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Side Planking

Framing, planking and fairing. Repair, or reconstruction. If it's hull related, you'll find it here.

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tuobanur
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Side Planking

Post by tuobanur » Mon Sep 08, 2008 1:16 pm

Several years back on this same site I ask the question about bottom construction and received a very informative response from a gentle man that went by the name of Mo. In Mo’s response he indicated that a lot of his information came from Don Danenberg and I have to say that the information has been very helpful, I finally completed the inter planking on my boat this weekend and would like to thank Mr. Mo and Mr. Danenberg for there help.
My question now is [and has probably been asked before]; with the bottom construction it was recommended to leave a small gap between boards [which I did] for expansion and to allow the 5200 to get between the edges of each board. Soon I will be putting the second layer on the transom and doing the side planking which seems to me would need to be tight together, above the water line, for the right look, what is the procedure for installing the side planking?

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Terry
1941 Model 101 (16') Deluxe Runabout "Miss Dot"

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Kerry Price
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Post by Kerry Price » Mon Sep 08, 2008 4:43 pm

tuobanur,

The construction method for planking the bottom and topsides are indeed different. You will want to get the topside planks above the waterline dead tight. The easiest and fastest way to do this is a process referred to as the router method. Once again you should be refereed to Don Danenberg who has written a couple of very good books on this and most other aspects of restoration. He has an entire chapter on this method with picture on how to set up your router.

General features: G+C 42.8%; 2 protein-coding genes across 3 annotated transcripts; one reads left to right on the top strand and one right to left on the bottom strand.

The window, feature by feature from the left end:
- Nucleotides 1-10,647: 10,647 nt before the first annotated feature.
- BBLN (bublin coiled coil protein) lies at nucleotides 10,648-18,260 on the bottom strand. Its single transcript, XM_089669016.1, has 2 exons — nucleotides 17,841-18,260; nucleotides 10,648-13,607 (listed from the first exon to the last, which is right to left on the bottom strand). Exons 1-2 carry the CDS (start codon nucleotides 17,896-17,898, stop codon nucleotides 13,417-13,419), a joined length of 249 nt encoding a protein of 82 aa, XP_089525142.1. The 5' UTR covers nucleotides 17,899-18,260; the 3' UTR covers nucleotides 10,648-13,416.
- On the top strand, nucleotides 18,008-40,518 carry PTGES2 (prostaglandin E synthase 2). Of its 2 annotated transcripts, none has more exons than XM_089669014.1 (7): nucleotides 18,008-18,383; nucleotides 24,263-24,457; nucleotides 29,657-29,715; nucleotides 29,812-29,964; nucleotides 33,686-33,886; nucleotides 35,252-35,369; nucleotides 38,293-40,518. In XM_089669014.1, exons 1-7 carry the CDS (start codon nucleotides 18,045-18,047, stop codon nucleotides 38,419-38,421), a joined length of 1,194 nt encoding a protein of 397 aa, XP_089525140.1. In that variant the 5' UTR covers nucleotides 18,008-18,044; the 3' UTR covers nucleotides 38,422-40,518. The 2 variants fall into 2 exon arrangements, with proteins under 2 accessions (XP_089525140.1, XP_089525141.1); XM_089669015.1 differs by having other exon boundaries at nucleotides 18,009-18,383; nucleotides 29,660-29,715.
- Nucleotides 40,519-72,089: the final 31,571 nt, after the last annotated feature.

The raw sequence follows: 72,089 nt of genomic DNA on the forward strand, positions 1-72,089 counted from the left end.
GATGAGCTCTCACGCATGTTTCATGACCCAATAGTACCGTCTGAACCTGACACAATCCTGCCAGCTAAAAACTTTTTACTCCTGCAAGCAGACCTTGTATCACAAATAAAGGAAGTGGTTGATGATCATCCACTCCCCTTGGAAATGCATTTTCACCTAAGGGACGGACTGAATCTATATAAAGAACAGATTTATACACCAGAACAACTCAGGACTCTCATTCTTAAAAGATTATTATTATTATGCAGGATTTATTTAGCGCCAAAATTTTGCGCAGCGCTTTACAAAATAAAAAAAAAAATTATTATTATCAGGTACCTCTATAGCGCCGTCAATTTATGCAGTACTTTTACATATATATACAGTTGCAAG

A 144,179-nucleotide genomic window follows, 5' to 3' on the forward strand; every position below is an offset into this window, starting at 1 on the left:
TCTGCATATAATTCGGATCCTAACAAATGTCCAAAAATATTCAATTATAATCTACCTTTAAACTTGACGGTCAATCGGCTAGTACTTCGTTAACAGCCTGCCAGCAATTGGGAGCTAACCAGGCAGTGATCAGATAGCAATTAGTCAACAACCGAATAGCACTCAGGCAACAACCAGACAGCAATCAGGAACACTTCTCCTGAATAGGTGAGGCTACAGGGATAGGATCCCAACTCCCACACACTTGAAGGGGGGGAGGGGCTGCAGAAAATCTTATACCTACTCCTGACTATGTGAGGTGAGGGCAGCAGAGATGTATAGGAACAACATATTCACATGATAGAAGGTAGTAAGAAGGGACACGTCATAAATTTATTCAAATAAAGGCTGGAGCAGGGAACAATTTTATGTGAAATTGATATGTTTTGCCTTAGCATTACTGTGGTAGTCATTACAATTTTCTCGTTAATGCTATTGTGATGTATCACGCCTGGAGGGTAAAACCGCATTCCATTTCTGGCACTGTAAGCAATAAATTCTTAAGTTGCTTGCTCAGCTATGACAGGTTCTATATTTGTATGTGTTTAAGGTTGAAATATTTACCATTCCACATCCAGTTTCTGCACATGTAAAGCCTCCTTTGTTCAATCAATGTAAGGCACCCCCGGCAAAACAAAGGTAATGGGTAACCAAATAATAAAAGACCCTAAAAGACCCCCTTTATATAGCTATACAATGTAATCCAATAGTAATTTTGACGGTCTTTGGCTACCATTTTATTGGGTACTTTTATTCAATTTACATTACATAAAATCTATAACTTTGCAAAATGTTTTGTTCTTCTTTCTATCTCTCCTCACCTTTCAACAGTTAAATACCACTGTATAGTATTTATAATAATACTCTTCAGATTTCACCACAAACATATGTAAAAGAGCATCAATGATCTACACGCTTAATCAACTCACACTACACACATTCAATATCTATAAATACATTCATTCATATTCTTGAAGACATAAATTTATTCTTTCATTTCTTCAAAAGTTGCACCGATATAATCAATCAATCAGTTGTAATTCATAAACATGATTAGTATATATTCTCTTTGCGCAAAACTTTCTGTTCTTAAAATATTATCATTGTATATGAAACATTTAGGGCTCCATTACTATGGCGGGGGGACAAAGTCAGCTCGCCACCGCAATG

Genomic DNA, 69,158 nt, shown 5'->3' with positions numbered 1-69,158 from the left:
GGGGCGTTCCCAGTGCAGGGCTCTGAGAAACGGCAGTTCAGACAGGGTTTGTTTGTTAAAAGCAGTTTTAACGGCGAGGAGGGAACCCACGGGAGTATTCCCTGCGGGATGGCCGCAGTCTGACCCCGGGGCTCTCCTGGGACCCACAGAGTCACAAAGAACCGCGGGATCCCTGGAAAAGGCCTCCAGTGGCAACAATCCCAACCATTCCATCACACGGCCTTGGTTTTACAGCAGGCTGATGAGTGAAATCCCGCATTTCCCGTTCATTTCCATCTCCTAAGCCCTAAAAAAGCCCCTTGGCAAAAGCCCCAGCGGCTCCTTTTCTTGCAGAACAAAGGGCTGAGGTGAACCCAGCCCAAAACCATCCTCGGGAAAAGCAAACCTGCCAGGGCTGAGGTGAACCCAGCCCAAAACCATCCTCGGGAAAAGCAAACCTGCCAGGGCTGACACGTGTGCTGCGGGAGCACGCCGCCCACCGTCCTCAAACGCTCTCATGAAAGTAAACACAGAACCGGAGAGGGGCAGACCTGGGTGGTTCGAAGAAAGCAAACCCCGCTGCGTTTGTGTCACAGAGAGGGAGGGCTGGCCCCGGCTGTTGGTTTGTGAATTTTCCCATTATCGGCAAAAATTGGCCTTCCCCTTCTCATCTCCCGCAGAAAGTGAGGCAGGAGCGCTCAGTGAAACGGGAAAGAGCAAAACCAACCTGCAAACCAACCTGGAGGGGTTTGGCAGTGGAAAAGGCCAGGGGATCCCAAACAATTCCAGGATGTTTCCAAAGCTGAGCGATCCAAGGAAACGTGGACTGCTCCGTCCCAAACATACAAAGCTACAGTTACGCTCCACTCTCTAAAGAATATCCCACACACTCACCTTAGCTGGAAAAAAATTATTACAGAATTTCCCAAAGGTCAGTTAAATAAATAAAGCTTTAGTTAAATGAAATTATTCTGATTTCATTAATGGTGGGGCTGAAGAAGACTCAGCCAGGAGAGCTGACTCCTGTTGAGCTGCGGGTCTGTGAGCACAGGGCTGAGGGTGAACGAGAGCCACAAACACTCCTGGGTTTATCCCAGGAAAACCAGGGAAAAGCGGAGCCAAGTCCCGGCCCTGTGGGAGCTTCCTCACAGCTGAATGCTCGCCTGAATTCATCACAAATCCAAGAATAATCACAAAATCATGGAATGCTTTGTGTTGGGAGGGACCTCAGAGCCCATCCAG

Kerry
1946 20' Custom Runabout: R-20-092
1938 19' Sportsman: 19501
http://www.chris-craft.org/registry/vie ... oat_id=532

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tuobanur
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Planking

Post by tuobanur » Tue Sep 09, 2008 9:12 am

Thanks Kerry

I know the method for sizing the boards I'm interested in the bonding of the boards, do you put any type of adhesive between the edges of each?

Also, I know that the most common method for the bottom planking is running the inter planking diagonal [as I did] and the outer longitudinal but is there any reason for not running the outer layer diagonal in the opposite direction of the inter layer?
Terry
1941 Model 101 (16') Deluxe Runabout "Miss Dot"

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maritimeclassics
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Post by maritimeclassics » Tue Sep 09, 2008 12:11 pm

To get a better sense of what you have, what thickness is your bottom diagonal planking and are you trying to keep with traditional construction? It looks like you have a real good start. I always use 5200 to bed side planking and it has worked well for me in the past with very little seam movement. I like to spread the 5200 over the entire new battens and I highly stress NEW BATTENS! I have seen in the past a lot of work done to a boat an then they use the old battens; to me this is a very bad short cut in construction. Something new I tried this year was to add a little epoxy to the edge (your planking needs to be very tight or you will see epoxy line thought the stain) of you planking with some filler added to the epoxy. What I am trying to do is completely eliminate the movement of the seems, that we spend so much time staining and then apply so many coats of varnish.
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Owner of Maritime Classics
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Ph# 231-486-6148

Restoration Projects:
1936 25' Gar Wood Custom
1947 Ventnor Hydroplane
1957 17' Deluxe Runabout
1948 25' Chris Craft Sportsman Twin
1959 19' Sliver Arrow Hull #75
1929 26' Chris Craft Custom Runabout
1937 25' Chris Craft Custom Runabout

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tuobanur
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Thickness

Post by tuobanur » Tue Sep 09, 2008 1:58 pm

The inter layer is 1/4" and I plan to use 5/16" for the outer layer. I guess you could say I'm going with traditional construction and I realize that would entail longitudinal outer layer but sense it can't be seen, so to speak, and I'm not set up for steaming I've been considering the diagonal route. I ask the question because I don't want to do something that may give me trouble down the road.